Will this Thanksgiving staple put you to sleep, or can we bust this myth once and for all?
We’ve all heard it before, right? Comments that the high content of tryptophan in turkey makes people sleepy are as plentiful as the stuffing grandma makes for the big Thanksgiving feast every year. However contrary to popular belief, consuming turkey likely isn’t the main culprit of your post-meal coma.
The origin of turkey’s supposed sleep-inducing powers stems from the fact that the amino acid tryptophan is actually a precursor to serotonin, a neurotransmitter responsible for numerous processes in the body. One process is the production of melatonin, which is a hormone that regulates sleep-wake cycles. In fact, melatonin supplements are often used to treat insomnia and other sleep issues.
Thus springs forth the idea that turkey makes you tired–but in reality, the tryptophan amounts we see in turkey really aren’t that remarkable. While turkey contains approximately 114 mg of tryptophan per ounce, we find that mozzarella cheese has 160 mg/oz, and soybeans have 161 mg/oz. Even chicken has a slightly higher tryptophan content than turkey (118 mg/oz).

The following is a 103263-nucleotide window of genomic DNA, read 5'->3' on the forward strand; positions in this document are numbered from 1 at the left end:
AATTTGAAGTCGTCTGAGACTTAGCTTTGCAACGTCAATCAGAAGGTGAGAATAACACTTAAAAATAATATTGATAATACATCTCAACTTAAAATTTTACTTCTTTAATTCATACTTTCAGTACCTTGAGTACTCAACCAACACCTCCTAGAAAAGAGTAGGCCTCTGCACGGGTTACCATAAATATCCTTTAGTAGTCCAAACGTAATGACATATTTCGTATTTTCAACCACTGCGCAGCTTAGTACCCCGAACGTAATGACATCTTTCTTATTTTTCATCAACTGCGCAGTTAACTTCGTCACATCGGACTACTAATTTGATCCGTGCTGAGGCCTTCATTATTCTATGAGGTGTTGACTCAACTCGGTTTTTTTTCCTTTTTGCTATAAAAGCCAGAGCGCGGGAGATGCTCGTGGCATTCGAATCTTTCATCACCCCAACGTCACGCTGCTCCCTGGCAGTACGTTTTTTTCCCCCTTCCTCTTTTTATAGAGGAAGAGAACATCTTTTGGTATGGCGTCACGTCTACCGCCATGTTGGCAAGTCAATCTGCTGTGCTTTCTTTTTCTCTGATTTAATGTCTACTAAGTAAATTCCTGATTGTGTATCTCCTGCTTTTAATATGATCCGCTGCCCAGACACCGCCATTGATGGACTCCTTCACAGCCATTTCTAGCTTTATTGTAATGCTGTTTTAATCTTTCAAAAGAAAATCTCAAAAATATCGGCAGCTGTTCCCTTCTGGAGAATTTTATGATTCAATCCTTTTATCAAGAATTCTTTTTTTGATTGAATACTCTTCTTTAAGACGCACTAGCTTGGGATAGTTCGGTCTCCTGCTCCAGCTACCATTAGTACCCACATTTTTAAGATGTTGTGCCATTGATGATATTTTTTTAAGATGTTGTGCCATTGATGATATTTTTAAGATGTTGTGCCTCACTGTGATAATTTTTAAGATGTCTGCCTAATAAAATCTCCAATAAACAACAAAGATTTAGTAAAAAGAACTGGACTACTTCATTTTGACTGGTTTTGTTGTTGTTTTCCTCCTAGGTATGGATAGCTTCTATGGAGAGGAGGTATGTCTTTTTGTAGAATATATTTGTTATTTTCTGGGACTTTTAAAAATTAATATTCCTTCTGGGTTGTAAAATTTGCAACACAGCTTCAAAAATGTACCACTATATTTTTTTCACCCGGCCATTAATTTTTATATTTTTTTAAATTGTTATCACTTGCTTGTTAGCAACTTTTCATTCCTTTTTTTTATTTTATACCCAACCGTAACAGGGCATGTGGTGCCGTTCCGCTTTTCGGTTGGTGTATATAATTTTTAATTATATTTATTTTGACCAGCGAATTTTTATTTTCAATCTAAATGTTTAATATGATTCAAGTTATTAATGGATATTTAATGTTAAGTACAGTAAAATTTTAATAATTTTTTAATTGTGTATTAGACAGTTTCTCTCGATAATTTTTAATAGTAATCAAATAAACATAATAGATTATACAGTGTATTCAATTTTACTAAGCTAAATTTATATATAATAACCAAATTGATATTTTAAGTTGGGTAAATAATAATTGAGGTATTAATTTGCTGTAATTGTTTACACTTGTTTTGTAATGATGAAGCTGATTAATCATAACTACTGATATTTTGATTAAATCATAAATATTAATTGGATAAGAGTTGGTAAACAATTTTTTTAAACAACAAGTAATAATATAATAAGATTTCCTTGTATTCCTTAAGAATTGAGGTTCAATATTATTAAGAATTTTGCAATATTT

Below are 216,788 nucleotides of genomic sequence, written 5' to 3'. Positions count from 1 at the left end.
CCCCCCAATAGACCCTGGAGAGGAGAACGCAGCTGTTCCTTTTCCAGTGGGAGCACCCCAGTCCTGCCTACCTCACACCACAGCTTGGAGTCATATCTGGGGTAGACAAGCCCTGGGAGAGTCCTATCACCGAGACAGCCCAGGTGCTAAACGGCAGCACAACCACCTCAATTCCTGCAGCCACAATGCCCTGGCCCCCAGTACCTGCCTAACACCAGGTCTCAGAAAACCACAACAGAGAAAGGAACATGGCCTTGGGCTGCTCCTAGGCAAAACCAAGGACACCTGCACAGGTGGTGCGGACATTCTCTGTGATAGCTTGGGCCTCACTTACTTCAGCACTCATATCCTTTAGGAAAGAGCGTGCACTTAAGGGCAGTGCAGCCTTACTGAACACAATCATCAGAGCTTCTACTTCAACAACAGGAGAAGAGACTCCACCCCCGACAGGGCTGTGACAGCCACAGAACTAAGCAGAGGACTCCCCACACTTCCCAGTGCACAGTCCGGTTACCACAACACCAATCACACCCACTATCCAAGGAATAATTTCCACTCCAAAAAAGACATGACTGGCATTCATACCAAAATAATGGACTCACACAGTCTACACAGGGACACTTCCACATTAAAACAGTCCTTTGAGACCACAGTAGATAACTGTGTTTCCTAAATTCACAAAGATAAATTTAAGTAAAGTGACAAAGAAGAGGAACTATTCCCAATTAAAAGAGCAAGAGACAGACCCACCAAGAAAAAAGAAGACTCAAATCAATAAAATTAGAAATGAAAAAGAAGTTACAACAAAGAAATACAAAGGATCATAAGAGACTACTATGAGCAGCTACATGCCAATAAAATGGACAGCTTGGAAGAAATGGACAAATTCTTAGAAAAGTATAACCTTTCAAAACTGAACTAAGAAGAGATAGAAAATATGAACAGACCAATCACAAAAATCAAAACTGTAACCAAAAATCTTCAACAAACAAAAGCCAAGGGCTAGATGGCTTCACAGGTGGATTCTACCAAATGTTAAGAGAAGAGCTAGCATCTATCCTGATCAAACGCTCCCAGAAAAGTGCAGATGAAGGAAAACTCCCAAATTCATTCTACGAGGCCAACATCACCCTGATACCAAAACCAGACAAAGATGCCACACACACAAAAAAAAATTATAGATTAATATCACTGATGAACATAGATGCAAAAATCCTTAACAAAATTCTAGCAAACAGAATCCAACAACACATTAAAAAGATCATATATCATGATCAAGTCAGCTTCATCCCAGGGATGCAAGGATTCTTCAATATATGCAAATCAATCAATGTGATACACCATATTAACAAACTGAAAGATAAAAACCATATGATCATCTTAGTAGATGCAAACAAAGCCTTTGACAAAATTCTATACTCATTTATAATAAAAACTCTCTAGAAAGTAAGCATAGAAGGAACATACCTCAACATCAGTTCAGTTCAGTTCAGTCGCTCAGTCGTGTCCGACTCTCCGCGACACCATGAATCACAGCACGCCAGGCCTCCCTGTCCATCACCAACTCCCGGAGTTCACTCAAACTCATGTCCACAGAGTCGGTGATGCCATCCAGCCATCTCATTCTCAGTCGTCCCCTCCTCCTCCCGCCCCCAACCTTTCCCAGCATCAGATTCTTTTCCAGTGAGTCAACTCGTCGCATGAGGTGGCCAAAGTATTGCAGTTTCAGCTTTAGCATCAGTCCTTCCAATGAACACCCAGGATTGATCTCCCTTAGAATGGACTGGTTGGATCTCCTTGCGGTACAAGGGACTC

Rather than high tryptophan content alone, research has shown that the more likely cause of your post-meal passout are those pesky carbohydrates. Tryptophan is the largest amino acid found in the body, and this makes it difficult to cross the blood-brain barrier. But consuming large amounts of carbs in combination with any tryptophan-rich foods will release insulin and allow tryptophan to cross this barrier and increase serotonin levels.
So when you’ve settled into the couch after enjoying arguably the year’s best meal and feel yourself starting to doze off, blame that second helping of mashed potatoes.